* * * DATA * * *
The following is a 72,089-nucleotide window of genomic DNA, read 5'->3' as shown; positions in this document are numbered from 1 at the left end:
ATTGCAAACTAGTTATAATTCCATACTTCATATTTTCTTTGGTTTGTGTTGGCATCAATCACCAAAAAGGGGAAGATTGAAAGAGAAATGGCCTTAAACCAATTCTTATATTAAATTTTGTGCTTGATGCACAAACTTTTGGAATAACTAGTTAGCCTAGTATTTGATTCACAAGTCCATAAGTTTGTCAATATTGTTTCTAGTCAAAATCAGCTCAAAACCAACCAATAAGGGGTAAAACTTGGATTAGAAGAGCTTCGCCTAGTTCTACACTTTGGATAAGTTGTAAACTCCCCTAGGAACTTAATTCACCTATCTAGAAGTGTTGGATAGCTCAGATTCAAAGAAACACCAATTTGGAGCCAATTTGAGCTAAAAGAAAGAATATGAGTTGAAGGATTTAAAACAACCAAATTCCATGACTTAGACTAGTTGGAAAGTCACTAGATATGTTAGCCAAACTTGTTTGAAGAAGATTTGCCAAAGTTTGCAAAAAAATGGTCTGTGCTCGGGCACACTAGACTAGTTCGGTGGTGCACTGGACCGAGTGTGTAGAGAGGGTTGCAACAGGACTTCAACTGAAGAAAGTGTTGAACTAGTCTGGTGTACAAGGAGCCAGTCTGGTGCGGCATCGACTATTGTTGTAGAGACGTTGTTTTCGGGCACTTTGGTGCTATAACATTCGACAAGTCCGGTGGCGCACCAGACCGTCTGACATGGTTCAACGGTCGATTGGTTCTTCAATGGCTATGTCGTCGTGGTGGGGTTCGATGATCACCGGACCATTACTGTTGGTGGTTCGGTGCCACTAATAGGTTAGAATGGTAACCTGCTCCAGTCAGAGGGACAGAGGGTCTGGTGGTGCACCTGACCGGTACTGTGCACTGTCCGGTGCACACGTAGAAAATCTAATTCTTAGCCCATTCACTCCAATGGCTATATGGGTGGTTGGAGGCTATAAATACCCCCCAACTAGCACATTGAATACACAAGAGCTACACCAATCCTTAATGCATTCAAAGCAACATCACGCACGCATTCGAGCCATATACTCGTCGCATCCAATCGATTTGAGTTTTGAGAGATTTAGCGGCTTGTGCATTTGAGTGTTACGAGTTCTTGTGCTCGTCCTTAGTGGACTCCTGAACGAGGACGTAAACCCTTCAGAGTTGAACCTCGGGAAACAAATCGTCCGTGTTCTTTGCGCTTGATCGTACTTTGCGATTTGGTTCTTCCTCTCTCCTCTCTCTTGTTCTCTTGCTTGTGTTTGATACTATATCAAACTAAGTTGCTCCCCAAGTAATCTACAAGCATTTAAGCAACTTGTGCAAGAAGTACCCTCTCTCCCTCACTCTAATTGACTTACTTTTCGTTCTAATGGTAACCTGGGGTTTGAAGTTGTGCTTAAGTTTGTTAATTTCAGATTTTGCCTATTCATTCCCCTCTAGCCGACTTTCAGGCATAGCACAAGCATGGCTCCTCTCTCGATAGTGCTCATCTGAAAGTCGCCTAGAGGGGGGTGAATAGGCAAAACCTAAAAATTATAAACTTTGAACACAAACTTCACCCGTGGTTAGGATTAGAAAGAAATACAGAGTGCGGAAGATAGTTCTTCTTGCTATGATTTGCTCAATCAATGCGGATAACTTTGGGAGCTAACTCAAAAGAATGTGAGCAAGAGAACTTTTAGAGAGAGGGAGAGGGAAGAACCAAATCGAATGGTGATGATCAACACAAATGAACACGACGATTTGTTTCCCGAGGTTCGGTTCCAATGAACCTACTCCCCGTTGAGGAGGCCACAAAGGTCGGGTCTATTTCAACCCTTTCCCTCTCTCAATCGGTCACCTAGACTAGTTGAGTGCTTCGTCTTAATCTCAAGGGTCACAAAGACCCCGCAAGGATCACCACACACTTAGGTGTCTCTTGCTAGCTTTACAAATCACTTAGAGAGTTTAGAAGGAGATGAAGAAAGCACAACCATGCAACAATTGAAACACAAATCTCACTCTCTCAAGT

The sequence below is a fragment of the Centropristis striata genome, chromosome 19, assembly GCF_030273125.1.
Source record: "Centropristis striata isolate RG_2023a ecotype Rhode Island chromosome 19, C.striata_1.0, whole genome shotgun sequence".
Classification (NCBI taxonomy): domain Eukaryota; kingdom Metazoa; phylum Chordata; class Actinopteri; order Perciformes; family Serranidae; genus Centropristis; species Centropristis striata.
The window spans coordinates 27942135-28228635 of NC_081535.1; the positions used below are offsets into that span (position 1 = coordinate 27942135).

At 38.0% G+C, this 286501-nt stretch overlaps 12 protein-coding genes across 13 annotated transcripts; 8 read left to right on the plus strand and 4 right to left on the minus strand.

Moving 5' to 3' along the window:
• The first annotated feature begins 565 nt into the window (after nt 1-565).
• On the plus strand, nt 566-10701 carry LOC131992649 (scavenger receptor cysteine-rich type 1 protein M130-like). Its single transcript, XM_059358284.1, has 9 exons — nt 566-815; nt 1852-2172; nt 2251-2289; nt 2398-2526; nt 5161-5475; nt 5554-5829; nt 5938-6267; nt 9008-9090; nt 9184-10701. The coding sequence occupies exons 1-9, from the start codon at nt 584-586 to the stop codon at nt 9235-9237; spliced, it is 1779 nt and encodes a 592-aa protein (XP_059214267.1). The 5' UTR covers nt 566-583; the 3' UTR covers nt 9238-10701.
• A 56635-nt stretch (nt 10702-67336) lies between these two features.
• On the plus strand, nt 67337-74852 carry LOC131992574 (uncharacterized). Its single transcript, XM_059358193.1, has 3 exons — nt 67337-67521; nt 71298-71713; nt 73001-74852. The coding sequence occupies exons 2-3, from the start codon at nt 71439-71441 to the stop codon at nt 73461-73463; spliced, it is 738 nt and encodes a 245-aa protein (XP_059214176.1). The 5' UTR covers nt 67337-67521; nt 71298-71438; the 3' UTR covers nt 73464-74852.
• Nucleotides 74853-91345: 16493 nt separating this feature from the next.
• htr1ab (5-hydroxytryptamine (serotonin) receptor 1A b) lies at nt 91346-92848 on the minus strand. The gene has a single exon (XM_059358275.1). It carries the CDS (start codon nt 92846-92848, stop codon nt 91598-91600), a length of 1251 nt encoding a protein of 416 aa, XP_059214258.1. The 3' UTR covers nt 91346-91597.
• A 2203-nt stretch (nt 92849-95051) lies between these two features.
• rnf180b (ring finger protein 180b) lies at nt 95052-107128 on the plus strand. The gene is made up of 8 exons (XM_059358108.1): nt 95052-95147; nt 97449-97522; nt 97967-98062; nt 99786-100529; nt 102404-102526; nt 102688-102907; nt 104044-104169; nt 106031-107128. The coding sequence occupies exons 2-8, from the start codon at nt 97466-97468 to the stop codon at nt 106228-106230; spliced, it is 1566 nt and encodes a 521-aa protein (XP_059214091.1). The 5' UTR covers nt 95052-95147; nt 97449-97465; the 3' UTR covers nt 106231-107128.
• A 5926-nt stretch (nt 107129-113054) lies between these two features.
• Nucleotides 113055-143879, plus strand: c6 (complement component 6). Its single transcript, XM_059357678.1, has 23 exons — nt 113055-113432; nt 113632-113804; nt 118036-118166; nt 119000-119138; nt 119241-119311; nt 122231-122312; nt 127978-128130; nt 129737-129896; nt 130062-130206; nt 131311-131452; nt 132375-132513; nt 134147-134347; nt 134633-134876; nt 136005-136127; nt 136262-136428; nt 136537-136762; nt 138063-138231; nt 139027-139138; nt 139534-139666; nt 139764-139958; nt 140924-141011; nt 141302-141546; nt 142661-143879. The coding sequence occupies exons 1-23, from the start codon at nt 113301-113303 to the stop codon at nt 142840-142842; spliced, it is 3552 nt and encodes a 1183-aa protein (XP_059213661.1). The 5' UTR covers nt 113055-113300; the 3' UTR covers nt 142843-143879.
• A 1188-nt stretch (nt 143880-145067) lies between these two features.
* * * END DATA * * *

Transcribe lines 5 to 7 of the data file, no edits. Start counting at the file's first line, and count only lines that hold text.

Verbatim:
Classification (NCBI taxonomy): domain Eukaryota; kingdom Metazoa; phylum Chordata; class Actinopteri; order Perciformes; family Serranidae; genus Centropristis; species Centropristis striata.
The window spans coordinates 27942135-28228635 of NC_081535.1; the positions used below are offsets into that span (position 1 = coordinate 27942135).

At 38.0% G+C, this 286501-nt stretch overlaps 12 protein-coding genes across 13 annotated transcripts; 8 read left to right on the plus strand and 4 right to left on the minus strand.